On the other end of the spectrum, you can put too much time and effort into a partnership to the point you’ve determined how to tell if someone is a trap relationship because you know you’re in one.
Still, the idea of letting go and putting this kind of energy into a new partnership seems like an exhaustive undertaking that you’re hesitant to take on. Instead, you’d prefer to let the current unfulfilling relationship drain you to the depths of your soul.
8. Is it now, or is it never
Sometimes it can appear that you’re trying to figure out how to trap a man or woman into a relationship with this particular trap. Still, in reality, you’re setting yourself up for one of the most challenging of the relationship traps.
With this one, you attempt to commit to a partnership before you realize what that’s going to mean for you.
The person in this scenario strongly believes there will not be another opportunity to enjoy a relationship like the one they’re about to enter into, and they need to grab on while they can.
Unfortunately, it’s not one they would likely want to experience again, nor is it one they genuinely want to be involved in now, but they hold onto it – in case.
A lot of people get stuck in this relationship trap for the simple fact they’re determined to get back into the dating (and relationship) pool too soon after ending a partnership.
That doesn’t mean you won’t have a successful outcome with the new person, but it’s a risky venture since often there are unresolved issues and a need for closure from previously.
People don’t realize that while it can be challenging to find someone you’re compatible with emotionally and sexually, sex can be explored, experimented with, and even taught, but emotional connections are challenging to cultivate.
When you begin dating a manipulator, this person will seem as though they’re all about actively listening, paying attention, hanging on to every word.
Still, as the relationship progresses, the thoughts and feelings you present seem to get twisted alongside their thoughts and feelings until you no longer recognize your own from theirs – classic manipulation, and you’re trapped.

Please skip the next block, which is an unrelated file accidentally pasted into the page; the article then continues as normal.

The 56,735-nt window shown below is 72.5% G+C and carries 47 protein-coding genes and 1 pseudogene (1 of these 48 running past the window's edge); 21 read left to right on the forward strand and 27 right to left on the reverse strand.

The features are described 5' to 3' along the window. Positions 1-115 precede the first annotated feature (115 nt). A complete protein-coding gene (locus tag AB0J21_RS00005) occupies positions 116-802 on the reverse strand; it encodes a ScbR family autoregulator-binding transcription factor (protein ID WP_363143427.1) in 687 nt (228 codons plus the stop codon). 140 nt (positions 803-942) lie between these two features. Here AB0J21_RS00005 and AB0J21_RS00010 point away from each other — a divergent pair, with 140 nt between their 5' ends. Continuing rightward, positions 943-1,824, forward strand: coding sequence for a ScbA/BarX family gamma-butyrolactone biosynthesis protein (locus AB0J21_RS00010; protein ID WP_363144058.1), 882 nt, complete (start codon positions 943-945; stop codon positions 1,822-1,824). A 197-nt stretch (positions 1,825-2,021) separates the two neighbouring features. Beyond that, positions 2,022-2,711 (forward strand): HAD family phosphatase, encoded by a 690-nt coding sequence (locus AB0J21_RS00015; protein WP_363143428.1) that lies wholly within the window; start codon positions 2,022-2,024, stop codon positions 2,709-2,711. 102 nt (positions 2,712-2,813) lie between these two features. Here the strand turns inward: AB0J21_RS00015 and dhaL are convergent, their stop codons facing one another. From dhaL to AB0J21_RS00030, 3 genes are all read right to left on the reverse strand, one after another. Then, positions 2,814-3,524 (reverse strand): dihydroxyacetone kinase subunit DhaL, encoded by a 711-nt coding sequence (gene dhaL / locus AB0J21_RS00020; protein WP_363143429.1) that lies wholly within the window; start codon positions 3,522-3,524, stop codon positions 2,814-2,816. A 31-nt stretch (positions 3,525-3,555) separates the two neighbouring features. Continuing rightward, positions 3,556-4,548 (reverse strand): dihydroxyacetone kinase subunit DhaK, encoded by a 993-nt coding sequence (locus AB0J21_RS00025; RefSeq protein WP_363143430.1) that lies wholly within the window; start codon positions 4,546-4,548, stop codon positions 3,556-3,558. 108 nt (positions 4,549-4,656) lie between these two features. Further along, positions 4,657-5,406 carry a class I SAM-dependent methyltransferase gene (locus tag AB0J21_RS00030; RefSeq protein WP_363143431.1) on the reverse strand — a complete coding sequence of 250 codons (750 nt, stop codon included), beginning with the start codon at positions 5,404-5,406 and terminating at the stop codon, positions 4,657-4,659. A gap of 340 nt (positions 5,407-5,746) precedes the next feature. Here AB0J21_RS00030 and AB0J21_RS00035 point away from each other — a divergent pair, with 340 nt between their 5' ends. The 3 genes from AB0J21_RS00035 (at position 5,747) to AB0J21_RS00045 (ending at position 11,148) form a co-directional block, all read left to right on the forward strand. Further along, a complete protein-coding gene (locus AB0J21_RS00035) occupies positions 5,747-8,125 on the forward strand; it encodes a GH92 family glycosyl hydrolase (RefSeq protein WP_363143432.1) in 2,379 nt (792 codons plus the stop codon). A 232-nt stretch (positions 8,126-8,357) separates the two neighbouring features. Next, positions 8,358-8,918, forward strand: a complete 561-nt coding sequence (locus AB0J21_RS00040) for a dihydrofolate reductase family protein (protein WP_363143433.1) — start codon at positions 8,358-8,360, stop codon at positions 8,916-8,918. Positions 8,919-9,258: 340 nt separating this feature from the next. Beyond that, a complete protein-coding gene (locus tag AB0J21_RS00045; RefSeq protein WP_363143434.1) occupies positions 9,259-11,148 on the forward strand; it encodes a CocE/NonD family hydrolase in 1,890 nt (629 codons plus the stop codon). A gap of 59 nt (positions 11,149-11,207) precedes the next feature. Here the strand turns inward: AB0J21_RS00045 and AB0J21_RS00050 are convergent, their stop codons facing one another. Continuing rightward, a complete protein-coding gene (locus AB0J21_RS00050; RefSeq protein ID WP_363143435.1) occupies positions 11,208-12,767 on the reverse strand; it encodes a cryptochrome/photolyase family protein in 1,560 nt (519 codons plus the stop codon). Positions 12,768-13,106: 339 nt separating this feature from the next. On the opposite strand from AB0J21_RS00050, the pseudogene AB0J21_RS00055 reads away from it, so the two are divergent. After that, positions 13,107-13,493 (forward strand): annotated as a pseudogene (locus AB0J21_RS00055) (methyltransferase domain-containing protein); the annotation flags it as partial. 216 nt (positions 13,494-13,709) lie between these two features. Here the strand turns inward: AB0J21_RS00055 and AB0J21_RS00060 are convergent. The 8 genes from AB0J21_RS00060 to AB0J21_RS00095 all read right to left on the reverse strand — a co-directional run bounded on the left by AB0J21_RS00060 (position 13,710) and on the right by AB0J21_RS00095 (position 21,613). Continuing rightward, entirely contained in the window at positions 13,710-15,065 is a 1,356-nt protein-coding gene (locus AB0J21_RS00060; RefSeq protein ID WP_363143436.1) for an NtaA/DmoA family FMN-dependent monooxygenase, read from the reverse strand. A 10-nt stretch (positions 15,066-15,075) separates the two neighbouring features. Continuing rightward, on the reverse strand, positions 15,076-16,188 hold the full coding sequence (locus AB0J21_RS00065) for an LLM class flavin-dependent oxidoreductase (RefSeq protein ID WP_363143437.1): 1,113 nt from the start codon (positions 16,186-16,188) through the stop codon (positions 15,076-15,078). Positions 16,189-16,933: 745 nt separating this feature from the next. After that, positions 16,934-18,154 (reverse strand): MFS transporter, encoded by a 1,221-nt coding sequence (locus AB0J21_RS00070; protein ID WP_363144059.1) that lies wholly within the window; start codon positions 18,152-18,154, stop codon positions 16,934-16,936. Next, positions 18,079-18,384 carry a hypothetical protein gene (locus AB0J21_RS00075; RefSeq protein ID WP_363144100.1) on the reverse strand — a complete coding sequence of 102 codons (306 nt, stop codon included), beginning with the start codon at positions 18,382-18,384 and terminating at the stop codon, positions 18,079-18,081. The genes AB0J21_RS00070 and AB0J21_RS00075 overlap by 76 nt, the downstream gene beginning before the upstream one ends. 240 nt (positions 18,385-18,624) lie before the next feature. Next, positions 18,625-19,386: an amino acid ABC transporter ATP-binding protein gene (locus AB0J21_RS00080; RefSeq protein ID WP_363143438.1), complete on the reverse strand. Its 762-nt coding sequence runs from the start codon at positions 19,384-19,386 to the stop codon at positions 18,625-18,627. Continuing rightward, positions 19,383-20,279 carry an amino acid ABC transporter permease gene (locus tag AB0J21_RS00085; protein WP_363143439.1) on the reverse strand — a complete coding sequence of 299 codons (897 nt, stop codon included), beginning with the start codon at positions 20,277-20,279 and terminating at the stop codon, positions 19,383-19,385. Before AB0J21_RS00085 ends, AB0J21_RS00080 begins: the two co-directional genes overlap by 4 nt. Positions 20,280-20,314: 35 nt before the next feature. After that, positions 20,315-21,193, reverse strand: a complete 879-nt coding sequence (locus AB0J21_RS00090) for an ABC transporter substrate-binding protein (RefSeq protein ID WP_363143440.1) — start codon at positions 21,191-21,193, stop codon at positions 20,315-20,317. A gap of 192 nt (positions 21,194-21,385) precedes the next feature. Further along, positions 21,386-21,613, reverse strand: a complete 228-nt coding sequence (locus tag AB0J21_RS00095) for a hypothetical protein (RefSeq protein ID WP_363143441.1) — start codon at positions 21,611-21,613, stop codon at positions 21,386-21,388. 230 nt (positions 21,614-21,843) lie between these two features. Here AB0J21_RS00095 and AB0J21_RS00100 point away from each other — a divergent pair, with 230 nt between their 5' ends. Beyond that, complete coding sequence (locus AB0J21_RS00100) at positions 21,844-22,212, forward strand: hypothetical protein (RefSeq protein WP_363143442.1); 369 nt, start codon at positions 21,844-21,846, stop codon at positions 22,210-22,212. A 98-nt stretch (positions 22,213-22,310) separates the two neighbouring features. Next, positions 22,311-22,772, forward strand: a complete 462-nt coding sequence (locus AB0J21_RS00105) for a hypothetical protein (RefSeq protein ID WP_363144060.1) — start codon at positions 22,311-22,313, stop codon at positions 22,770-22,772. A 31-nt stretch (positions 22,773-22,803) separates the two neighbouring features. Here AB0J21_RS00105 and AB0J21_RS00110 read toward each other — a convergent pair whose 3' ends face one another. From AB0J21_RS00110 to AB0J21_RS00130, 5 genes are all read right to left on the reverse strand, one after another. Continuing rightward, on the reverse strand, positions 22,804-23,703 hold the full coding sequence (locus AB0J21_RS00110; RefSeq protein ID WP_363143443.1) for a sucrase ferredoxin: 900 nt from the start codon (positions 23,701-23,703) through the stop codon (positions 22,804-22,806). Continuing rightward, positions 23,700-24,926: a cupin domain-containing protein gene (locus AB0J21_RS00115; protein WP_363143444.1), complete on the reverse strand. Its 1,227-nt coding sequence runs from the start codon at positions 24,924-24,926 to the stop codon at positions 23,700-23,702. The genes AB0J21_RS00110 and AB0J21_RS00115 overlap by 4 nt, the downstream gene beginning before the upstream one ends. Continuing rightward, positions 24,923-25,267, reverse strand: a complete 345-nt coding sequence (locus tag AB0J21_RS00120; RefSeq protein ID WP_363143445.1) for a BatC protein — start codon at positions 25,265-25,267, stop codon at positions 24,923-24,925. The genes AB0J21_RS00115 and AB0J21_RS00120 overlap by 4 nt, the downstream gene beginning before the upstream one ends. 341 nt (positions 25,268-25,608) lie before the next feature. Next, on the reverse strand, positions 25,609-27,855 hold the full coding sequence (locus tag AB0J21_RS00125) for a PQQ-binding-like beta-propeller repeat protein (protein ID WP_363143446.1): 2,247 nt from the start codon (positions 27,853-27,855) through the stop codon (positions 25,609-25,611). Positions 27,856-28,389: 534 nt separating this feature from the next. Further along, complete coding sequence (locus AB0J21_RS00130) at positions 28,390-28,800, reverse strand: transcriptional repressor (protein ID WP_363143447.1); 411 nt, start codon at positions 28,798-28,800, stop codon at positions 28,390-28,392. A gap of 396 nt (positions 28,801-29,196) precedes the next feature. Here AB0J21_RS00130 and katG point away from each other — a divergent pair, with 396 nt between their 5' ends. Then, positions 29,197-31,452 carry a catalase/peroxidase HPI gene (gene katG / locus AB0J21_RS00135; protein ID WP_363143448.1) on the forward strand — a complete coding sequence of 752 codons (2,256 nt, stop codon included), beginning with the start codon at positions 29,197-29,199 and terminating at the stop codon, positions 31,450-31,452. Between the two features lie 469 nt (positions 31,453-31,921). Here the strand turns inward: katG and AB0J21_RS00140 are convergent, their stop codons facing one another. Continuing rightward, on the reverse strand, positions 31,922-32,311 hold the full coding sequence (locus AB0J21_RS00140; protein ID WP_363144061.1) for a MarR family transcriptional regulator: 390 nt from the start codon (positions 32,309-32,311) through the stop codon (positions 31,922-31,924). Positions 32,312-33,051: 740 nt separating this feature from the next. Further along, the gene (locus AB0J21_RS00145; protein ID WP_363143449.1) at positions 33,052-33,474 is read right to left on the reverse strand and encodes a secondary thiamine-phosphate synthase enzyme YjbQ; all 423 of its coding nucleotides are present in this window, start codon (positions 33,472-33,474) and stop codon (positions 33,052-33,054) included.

In that case, you might have someone who is simply looking to find their inner joy more so than a loving partnership. The partnership is likely helping to fulfill where the individual is lacking emotionally. Since your mate is unhealthy as a person, they can’t be healthy in a relationship either.
13. Is there an ex you feel trapped with
You might find yourself involved in the woman or the man trap relationship if your new mate is still involved with an ex with whom they speak on a relatively frequent basis.
If you’ve been given no other reasons to be jealous and your partner is open and honest about that partnership, it shouldn’t be a significant issue.
On the other hand, if there are regular visits or the individual stops in merely to say hello or calls perhaps to say they arrived home after leaving a party, you might have a reason for concern.
If, however, you have confrontations on a regular, daily basis, that’s not healthy. A good partnership doesn’t see massive blow ups every time someone turns around; instead, discussing things rationally when issues arise. That shouldn’t be every single day.
A narcissist has an everything-has-to-be-about-them mentality. That generally doesn’t get better with time with challenges getting a person of this nature to care for your feelings or you, for that matter, entirely. That creates a barrier when it comes to developing a nurturing and loving bond.
Most of us have instincts when it comes to people, places, life in general. Some will listen and let it guide certain situations. Others will completely ignore their gut feeling instead of rationalizing with reasoning and intellect, especially when saying something we prefer not to hear.
That’s typically why many people end up in some of the unhealthy relationship traps discussed here. If you question yourself and have been for some time and don’t have a lot of faith in the decisions you’re making relating to the partnership you’re currently in, that’s a red flag that it’s unhealthy.
It’s also a sign that you need to listen to your instincts. When a relationship is unhealthy or unbalanced, it can lead to a controlling situation that becomes toxic, diminishing your power over your thoughts, feelings, and decisions. That’s something from which you need to walk away.
While you invested much time, effort, and energy into the partnership, and starting over seems like an exhaustive proposition, this is not serving your greatest good.
If you feel disconnected or frustrated about the state of your marriage but want to avoid separation and/or divorce, the marriage.com course meant for married couples is an excellent resource to help you overcome the most challenging aspects of being married.
Rachael Pace is a noted relationship writer associated with Marriage.com. She provides inspiration, support, and empowerment in the form of motivational articles and essays. Rachael enjoys studying the evolution of loving partnerships and is passionate about writing on them. She believes that everyone should make room for love in their lives and encourages couples to work on overcoming their challenges together.